IrishCentral’s top ten Dublin pubs for ‘craic’ and a Guinness – PHOTOS
From traditional pubs from yesteryear to the trendier scene in Dublin’s pubs
By: BERNIE MALONE | Published Sunday, January 15, 2012, 8:19 AM | Updated Friday, June 28, 2013, 11:34 PM
This week, the Lonely Planet announced that visiting the pubs of Ireland should be top of the list for tourists traveling to the Emerald Isle.
We took this opportunity to put together a list of the top ten pubs, in our humble opinion, to be found in the capital city, Dublin.
This bar is popular with tourists and locals alike - and that makes it unique for a start!
O'Donoghues is famous for its traditional Irish music, and especially for the band The Dubliners, who made a name for themselves here. This is the kind of bar that other "Irish" bars try - usually unsuccessfully - to imitate.
You get the feeling that the pub's bric-a-brac actually evolved over time, rather than being used in a pub design. When it comes to Irish bars, O'Donoghues is the real deal.
2. The Long Hall
The Long Hall, like O'Donoghues, is a great Dublin institution. However, it's not nearly as well-known as O'Donoghues, which means it's much less crowded on weekdays.
It's a terrific bar - it hasn't changed in years, and that can only be a good thing. The clientele ranges from local pensioners to students from Trinity College or Dublin Institute of Technology. Both will be made to feel welcome - as will any tourist in search of a quiet pint and a decent conversation.
51 South Great Georges Street.
3. The Stag's Head
James Joyce was said to be a regular in this pub which is hidden away off a side alley right in the heart of Dublin.
It's a favorite spot with students from nearby Trinity College but it's much, much more than a student hangout. People from all walks of life can be found here although it does tend to get more locals in than tourists. In fact, the tourists are probably searching Temple Bar for something like this. For an authentic Dublin pub experience, The Stag's Head shouldn't be missed.
Odd fact: The pub claims to be the first in Dublin to have installed electricity.
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Imagine having an old Irish house, and turning it into bar. That's the concept behind Kehoe's - the lounge area feels more like the living room of someone's home than anything else, and upstairs, you have to remind yourself that you haven't wandered into someone's bedroom by mistake.
The intimate feeling of this bar is unmistakable - and is very, very hard to reproduce. It's full of nooks and crannies, a sign of how little the place has changed in so many years. Because Kehoe's is located just off Grafton Street, one of the main shopping streets in Dublin, it's usually packed in the evenings during the week, often frequented by the "work crowd."
9 Anne Street South.
5. The Dawson Lounge
Not a place to have a big party, or to invite your extended Irish family - for the simple reason that this is the smallest pub in Dublin, and can only hold about 20 people. For this reason alone, the Dawson Lounge is worth checking out.
25 Dawson Street.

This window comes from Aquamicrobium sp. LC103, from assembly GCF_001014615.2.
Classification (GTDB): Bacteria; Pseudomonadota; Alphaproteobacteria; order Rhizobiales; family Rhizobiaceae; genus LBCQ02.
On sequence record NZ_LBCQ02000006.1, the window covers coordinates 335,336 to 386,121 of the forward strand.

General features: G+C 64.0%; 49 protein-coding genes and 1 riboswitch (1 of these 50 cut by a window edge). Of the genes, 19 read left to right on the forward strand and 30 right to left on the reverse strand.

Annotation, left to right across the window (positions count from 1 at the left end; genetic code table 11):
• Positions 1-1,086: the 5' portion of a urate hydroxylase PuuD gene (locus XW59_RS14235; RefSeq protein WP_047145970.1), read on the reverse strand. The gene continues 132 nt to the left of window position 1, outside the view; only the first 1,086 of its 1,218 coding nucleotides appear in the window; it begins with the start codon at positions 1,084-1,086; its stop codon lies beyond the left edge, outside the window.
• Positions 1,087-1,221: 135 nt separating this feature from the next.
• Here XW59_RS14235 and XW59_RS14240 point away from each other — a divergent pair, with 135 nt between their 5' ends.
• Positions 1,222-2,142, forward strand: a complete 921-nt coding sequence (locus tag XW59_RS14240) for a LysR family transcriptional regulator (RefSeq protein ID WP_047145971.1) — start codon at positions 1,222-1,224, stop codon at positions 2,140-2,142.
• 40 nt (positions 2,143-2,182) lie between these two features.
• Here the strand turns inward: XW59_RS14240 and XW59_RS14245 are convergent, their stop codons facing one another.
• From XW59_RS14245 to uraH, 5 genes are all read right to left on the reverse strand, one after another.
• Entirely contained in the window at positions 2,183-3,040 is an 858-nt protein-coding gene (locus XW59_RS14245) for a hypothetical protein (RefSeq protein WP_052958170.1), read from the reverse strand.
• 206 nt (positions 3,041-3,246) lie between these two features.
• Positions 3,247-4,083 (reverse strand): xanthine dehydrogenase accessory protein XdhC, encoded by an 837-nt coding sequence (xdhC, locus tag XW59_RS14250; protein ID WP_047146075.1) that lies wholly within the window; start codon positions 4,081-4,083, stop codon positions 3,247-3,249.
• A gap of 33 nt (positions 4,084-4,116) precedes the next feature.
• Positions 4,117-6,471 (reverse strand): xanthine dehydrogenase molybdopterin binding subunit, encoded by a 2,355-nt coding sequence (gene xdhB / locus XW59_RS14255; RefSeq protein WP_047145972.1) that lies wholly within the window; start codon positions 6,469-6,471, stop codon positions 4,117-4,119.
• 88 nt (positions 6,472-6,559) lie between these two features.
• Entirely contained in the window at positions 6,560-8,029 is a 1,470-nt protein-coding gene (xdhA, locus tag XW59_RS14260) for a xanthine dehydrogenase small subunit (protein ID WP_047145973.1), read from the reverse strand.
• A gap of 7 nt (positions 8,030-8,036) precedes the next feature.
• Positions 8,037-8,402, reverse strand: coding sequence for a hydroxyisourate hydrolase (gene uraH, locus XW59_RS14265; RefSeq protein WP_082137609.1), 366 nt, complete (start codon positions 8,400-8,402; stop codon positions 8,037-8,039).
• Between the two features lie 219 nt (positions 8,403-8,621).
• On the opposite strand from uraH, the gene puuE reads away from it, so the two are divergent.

6. The Cobblestone
This is the place to go for traditional Irish music.
Although it's a bit of a hike from the city center, it can be well worth the taxi ride to get here.
In the front bar, traditional Irish music provides the soundtrack to people swapping stories and sharing jokes.
There is no admission charge for these sessions. There is also a concert venue for which there is a cover charge. Both tend to be excellent value for money.
7. Sin É
This bar tends to attract a younger crowd than some of other bars on this list. It's still pretty laid back, a bit studenty and devoid of anything close to resembling pretension. It's also well regarded for its music; they host traditional Irish music during the week, as well as DJ sets on at the weekend.
14 15 Upper Ormond Quay.
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Stepping into Hartigan's is like stepping back in time. A much, much simpler time, when the only food to be had was a bag of potato chips or perhaps a ham and cheese sandwich.
The great thing about this bar is that, short of some terrible disaster like a renovation, this is the way it will always be.
The Guinness here is great - although there mightn't be much else on offer. It's not going to be everyone's cup of tea (or Guinness for that matter) with its ancient décor and furniture - but it's worth going into for a pint at least.
The older woman who runs this place pulls the meanest pint of Guinness in town. Whatever you do, don't mess with her - your life won't be worth living.
100 Lower Leeson St.
9. The Globe
Most of the bars on this list are traditional gems which haven't really changed much in years. The Globe doesn't fall into this category. It wants to be trendy and stylish and largely it succeeds.
True, it's the kind of place where the barmen don't feel the need to be friendly, or even serve the pint of Guinness, because they'd rather be at home working on their movie script. But as trendy Dublin bars go, The Globe is easily the best.
It's also a late bar seven nights a week (most bars open till 12.30 am during the week), meaning that it opens until 2.30 am from Monday to Saturday, and 1 am on Sundays.
/ 11 South Great Georges Street.
A few doors down from The Globe, and a bar that attracts pretty much the same crowd.
However, Hogan's has much more space and has a downstairs dance floor which is invariably packed at the weekends. Especially popular with bike messengers, for some reason.
35-37 South Great Georges Street.